That’s what happened today. As soon as Kev and Alyssa opened up to sing along, I kept playing but I was thinking, ‘Oh boy … we’re really on to something here.’
After “Orlando” I asked what she’d like to do next. She said, “Do Better.” Fine with me.
I started playing and got just a few lines into the song when I noticed Britney and Shelley giggling a little bit. So I looked up and said, “What – you’re laughing at me already?”
Britney said, “No. It’s just that we really like this song.”
Let me tell you friends … when you work at something in isolation for so long, it’s easy to forget why you do it. KG and I have been toiling on these tunes for so long that I’d almost forgotten that the point was to see if other people were willing to listen. So when someone comes in and tells you that they dig what you’re doing; to the extent where they giggle because they think it’s cool to see you actually play the song in front of them, you know you have something.
We have something going here. We really do. I can feel it.
I resumed playing, having forgotten what KG and I thought Alyssa might sing in that song. I got to the chorus and she and Kev opened up and I thought, ‘Oh yeah! Boy, that’s cool. People are going to like that a lot.’
And so it went.
It wasn’t much longer before we put Alyssa in the vocal booth and it was nice to hear that KG makes her do all the same stuff he makes me do. Thing is, when Alyssa sings, she sounds good. She only needs to do a take or two. Me, well … KG usually makes me do seven or eight takes before he finds something useable. Then again, I’m doing the lead vocals. It’s more to mess up. But still: I’m a partner in an event management company, not a Canadian Idol.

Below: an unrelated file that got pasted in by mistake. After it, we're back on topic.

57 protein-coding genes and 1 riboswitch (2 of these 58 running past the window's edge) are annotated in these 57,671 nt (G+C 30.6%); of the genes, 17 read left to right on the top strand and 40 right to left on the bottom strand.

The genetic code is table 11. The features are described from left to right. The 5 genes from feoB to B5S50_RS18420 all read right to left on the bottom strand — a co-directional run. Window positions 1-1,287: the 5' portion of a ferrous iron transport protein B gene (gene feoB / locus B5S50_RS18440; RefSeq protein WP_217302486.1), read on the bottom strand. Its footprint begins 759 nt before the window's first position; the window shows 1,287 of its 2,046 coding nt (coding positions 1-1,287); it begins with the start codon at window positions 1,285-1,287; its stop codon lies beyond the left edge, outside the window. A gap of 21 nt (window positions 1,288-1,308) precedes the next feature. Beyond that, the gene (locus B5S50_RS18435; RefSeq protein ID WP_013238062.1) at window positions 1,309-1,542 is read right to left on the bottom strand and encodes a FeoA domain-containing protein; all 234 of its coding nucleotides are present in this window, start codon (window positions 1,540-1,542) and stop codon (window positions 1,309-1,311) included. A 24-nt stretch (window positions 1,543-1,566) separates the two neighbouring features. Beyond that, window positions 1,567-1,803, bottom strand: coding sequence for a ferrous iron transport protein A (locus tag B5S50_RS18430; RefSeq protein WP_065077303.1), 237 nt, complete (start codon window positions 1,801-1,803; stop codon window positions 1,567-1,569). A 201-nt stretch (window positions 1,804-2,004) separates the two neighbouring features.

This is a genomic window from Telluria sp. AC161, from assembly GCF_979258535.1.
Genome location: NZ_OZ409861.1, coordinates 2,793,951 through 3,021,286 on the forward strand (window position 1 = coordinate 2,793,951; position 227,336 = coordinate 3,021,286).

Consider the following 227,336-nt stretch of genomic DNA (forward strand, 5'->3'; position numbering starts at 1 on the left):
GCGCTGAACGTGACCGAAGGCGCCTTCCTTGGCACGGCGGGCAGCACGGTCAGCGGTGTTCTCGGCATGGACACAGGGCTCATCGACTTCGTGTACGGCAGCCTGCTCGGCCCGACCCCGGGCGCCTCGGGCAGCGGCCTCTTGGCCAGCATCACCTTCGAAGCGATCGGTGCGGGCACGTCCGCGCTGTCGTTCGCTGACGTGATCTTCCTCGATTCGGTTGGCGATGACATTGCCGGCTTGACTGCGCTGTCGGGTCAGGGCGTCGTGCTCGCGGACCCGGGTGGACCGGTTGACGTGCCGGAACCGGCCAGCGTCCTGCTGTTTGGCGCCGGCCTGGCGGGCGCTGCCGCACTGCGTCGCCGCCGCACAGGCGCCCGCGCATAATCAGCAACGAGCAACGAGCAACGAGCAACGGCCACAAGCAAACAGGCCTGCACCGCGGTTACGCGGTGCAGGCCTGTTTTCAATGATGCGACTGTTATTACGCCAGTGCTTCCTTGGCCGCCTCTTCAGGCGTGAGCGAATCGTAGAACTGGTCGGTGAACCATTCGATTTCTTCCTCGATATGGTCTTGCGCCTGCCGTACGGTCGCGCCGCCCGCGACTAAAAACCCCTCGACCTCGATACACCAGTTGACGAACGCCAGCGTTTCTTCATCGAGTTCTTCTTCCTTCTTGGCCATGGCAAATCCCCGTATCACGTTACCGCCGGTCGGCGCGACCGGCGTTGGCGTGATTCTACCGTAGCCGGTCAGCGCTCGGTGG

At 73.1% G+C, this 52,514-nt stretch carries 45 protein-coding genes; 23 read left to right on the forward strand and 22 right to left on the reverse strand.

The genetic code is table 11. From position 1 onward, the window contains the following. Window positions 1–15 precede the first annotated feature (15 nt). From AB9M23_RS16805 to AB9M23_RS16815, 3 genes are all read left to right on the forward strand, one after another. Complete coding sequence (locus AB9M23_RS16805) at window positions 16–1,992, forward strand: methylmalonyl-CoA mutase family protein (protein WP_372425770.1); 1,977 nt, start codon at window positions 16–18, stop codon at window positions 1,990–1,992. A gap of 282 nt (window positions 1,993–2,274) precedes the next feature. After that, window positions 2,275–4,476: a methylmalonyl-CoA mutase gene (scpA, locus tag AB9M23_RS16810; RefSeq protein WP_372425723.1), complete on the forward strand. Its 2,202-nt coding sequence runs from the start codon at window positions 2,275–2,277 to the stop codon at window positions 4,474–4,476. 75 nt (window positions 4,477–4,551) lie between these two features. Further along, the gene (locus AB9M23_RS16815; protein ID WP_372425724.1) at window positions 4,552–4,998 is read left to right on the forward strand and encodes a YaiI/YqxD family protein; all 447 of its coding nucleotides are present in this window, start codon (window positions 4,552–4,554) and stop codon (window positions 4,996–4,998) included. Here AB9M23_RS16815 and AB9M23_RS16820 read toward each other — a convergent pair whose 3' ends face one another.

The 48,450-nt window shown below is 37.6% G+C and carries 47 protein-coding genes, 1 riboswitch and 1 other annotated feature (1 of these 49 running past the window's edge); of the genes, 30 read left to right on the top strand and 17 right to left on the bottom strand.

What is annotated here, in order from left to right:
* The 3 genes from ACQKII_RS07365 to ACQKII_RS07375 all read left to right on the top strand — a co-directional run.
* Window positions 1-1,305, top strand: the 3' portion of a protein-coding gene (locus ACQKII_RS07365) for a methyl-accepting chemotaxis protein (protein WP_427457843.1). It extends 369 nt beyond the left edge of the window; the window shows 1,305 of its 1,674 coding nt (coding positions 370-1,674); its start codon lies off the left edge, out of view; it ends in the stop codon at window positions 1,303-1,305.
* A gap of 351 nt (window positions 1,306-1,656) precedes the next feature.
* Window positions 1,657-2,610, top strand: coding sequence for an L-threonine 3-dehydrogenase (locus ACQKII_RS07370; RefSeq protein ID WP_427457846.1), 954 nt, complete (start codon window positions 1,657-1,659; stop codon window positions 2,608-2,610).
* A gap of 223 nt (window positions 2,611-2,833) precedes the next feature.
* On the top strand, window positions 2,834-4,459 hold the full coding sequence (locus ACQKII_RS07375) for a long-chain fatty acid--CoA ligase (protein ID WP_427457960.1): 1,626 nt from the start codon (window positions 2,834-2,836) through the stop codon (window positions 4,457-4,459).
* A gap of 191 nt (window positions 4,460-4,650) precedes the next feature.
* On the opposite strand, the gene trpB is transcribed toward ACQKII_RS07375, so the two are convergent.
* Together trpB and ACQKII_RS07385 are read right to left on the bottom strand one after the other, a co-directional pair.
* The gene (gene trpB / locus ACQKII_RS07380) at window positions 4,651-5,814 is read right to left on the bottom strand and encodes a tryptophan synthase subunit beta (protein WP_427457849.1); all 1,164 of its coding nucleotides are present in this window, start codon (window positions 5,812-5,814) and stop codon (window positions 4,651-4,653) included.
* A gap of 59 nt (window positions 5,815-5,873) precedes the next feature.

Everything Alyssa did sounded good. She doesn’t know this (well, I guess she will now), but when she sang, Kev and I kept looking over at each other. We didn’t say anything, but I know we were both thinking the same thing: ‘We’re on to something here. This is good stuff.’
The kicker was when both KG and Alyssa put harmony parts on the “hallelujah” part of the song “Kevin’s Prayer.” It gives me the shivers just thinking back on it. It’s very rare that you imagine something in your mind (which I did for that song about a year ago when I wrote it) and it not only turns out just like you thought it would; it turns out better. This was one of those times.
One other thing: I’m used to singing my own stuff and I’m used to KG knowing the songs. Hearing someone from “outside your circle” sing along is a different deal. When Alyssa came in and started singing words I had written and did it with enthusiasm and genuine appreciation, well, that’s a charge. It wouldn’t have mattered if it had been Oscar the Grouch singing along; it’s really neat to hear someone else singing your song back to you. I have won awards, been nominated for others, achieved in business, received many compliments for my work and even spent much of my life on the radio airwaves.
None of it compares to someone else digging a song I wrote.
I’m usually pretty modest with the things I do. And I will continue to be. But I feel pretty confident in telling you: we’ve got a heckuva collection of songs going here. Some people are really going to like it. The songs are there. If the performances live up to the potential of the songs, I’ll stand behind this collection of tunes any day. And they will. And I will.
That, my friends, is a really great feeling to have. And I have it because of my great good pal Kevin Gorman, a little hard work and a lot of patience, and (now) Alyssa’s contribution. What she’s done is give us a boost. And she’s breathed new life into the project.
What a cool thing to do for somebody, huh?
Alyssa will be performing with us at the CD release show. You’ll hear more about that next week.